What is peace in the Bible? Is it the lack of war? Is it a state of mind? The Bible is all about the unfolding relationship between man and God.
Peace in the Bible, is all about that relationship—being at peace with God, or right standing with God. The Hebrew word is SALOM (shalom), often used as a common greeting or blessing. In Greek, the word is EIRENE, which can mean harmony or fulfillment, among several other meanings.
Often we think of peace in terms of not being at war. We desire peace with all nations. But if we do not have peace with God, if we are not in right standing with Him, how can we have peace with each other?
Peace in the Bible is not just lack of war
There have always been wars. Throughout history war has been a constant. The Old Testament, which is just a small slice of history, there are countless wars and skirmishes, all caused by a lack of peace with God.
Obedience to God, following the Ten Commandments, ensures harmony among people and nations. Because, above all things, we are commanded to love God above all else, that will give us the ultimate peace.
The agape love that God has for mankind is seldom completely understood, as self interest overtakes shalom when we turn away and make our own decisions. Time and again, in the Bible, the people of Israel turned away, felt the consequences, then turned back to rekindle the relationship.
They had periods of prosperity, followed by captivity and suffering. When they were in right standing with God, life was good. Crops were plentiful, enemies stayed away. Of course, those periods of peace never lasted long and the kingdom eventually split into two parts, as the original tribes of Israel were estranged.
God calls us to share our peace with others
We hear in church, “peace be with you.” God grants us peace and we are to share that with one another. Often we think of “peace and calm,” a state of well-being rather than a state of relationship with God. God made a covenant with man, who in turn would make sacrifices to display obedience and appreciation.
The ultimate peace through Jesus
God gave us the ultimate sacrifice, the fulfillment of the law and the prophets, through the death and resurrection of the Lord Jesus Christ. That peace through Christ, however, can be blocked based on our choices and disobedience.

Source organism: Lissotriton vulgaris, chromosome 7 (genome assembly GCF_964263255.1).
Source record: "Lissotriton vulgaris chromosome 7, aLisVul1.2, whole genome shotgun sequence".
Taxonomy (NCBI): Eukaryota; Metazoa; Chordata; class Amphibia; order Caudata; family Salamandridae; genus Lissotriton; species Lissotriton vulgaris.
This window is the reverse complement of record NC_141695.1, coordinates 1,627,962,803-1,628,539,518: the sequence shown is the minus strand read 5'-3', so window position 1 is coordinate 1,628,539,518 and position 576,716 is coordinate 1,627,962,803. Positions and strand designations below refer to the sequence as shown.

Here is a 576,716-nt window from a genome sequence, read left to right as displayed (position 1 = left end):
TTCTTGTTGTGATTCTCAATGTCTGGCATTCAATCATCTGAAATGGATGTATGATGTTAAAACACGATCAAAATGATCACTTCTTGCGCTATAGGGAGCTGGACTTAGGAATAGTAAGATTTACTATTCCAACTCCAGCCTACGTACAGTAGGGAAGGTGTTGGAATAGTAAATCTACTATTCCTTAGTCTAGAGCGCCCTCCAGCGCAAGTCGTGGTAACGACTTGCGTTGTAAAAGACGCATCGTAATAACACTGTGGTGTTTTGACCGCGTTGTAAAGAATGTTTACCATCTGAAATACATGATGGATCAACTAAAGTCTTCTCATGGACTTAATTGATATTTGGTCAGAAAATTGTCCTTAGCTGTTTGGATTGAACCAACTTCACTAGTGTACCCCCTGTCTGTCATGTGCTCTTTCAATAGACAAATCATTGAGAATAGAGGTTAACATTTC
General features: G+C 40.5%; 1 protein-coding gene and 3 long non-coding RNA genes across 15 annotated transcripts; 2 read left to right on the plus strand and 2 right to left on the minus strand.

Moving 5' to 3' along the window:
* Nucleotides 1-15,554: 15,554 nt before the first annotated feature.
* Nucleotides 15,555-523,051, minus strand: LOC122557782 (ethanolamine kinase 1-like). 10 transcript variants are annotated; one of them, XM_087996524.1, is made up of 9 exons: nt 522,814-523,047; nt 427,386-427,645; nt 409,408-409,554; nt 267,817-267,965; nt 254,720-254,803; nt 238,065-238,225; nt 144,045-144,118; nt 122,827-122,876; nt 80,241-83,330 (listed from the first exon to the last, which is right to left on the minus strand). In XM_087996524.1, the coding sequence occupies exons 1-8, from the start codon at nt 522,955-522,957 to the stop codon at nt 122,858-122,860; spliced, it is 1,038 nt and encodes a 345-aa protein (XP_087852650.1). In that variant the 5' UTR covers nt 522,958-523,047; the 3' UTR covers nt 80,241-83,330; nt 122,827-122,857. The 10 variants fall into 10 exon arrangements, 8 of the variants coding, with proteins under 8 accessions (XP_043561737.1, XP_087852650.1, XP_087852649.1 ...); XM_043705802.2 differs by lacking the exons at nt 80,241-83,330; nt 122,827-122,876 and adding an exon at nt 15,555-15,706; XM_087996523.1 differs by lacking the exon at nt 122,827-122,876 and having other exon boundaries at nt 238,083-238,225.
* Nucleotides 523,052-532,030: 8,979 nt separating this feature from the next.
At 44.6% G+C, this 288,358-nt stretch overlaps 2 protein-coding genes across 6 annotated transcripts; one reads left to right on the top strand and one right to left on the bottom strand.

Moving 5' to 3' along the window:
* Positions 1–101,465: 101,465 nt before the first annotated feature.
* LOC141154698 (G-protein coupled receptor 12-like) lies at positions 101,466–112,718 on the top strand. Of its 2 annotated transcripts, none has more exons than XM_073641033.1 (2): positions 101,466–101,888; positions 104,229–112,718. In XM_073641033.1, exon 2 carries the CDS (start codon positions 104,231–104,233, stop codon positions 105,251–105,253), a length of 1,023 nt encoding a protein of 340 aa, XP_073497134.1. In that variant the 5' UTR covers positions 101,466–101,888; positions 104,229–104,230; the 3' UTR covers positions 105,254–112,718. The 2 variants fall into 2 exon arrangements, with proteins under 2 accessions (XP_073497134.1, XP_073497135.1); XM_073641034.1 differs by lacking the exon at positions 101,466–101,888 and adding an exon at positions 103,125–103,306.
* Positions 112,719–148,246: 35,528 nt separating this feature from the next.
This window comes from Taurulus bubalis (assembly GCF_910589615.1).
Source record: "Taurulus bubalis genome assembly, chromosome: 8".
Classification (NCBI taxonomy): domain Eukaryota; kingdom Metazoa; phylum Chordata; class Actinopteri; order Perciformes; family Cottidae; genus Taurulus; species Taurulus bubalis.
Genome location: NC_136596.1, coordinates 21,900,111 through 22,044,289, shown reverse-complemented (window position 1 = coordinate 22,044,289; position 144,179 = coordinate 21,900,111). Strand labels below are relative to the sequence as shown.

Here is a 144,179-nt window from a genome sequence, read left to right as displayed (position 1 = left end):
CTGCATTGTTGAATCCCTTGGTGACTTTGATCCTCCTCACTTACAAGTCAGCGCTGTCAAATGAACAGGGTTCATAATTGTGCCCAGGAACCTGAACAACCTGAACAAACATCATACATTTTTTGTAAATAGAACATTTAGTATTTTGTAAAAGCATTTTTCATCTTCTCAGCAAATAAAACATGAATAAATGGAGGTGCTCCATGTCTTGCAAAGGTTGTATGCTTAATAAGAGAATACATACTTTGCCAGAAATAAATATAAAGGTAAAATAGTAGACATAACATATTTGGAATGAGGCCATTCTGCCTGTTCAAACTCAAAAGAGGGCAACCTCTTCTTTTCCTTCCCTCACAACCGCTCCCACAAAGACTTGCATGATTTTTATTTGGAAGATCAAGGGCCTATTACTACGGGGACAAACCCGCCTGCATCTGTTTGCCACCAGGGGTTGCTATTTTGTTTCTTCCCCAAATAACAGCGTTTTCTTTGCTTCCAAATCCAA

Throughout the Old Testament, there are many events where the people of Israel turned away from God. As a result, His “shalom”/peace was not taken away as much as it was put on hold. His peace “like a river” stops flowing. God’s shalom is a product of, or in a sense a reward for righteousness.
As men and women turn to God and are obedient to His voice, their relationship is “at peace.” The Apostle Paul talked about the consequences of sin, “the wages of sin is death” (Romans 3:23). Death is the ultimate absence of shalom.
Yeshua/Jesus said He “did not come to bring peace to the earth, but a sword.” (Matthew 10:34). He was ushering in the Kingdom of God, calling people to turn back to God, repent and embrace righteousness. God promises an eternity of peace, but first sin must be crushed for good, as Paul writes:
“The God of peace will soon crush Satan under your feet.” (Romans 6:20)
Peace in the Bible is often associated with Jesus
The Lord Jesus Christ is described in the Bible as “the prince of peace.” His coming was heralded by the angels to shouted “peace on earth, good will to men.”
Once again, after centuries of off and on again “shalom,” God reached out and gave man his most precious gift, His son. If man’s heart was warring against God, the Messiah was the ultimate “peace” offering.
God, in that one significant moment, demonstrated that He would give everything to have peace with mankind.
Man draws toward God then pulls away and suffers the consequences
The same relationship with God has continued since the 2000 years since the earthly life of Christ, as man draws to God, pulls away and then suffers the consequences. The major difference, of course, since the arrival of Messiah, Yeshua, Jesus is that God has extended His grace to all.
Christ met all of the requirements of the law. Therefore, there is the promise of eternal life through Christ, an eternal guarantee of shalom/peace. The Apostle Paul would write:
“Grace and peace to you through Jesus Christ our Lord.” Shalom.